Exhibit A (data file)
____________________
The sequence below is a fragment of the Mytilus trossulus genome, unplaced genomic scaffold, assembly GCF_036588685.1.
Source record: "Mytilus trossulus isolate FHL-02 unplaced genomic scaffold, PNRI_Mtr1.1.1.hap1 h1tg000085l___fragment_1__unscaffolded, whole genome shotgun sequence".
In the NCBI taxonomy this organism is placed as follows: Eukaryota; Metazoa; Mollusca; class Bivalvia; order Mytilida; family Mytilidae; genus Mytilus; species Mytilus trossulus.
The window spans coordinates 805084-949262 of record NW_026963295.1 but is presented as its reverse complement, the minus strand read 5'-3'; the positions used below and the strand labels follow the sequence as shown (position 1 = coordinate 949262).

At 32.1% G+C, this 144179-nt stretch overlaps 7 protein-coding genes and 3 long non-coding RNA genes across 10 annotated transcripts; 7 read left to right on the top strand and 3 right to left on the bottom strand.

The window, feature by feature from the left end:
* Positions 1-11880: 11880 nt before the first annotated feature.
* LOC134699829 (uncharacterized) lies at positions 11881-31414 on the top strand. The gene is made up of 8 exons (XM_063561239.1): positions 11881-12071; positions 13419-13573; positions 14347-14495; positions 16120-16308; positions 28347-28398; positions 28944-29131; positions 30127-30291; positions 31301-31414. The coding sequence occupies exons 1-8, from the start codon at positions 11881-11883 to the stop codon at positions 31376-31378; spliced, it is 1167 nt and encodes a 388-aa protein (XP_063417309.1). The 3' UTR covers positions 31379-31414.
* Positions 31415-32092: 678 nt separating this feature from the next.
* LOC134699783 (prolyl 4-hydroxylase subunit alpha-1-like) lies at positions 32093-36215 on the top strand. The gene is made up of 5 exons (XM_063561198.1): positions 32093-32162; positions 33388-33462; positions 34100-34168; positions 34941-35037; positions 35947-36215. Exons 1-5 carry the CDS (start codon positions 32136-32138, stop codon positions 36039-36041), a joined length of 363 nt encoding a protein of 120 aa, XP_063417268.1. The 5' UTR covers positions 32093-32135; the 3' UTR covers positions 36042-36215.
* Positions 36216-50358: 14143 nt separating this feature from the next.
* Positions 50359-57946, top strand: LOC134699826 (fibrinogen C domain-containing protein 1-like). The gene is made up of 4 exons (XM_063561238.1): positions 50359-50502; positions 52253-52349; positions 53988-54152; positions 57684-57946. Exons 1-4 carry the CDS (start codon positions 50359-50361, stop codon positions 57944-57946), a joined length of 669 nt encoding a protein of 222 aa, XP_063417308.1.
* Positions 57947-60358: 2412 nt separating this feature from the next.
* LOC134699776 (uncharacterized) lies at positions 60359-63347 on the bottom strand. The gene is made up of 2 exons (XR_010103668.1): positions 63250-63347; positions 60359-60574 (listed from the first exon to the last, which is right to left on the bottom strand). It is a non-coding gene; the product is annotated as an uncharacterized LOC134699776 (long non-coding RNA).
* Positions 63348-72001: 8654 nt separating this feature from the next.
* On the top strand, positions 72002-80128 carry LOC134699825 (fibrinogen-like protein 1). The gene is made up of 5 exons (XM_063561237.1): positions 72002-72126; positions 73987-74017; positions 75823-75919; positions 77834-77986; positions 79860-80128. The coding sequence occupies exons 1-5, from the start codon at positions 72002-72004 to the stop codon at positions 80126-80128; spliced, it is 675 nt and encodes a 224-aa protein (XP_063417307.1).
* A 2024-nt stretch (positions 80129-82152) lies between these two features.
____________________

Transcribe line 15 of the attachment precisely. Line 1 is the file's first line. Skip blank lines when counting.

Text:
* Positions 63348-72001: 8654 nt separating this feature from the next.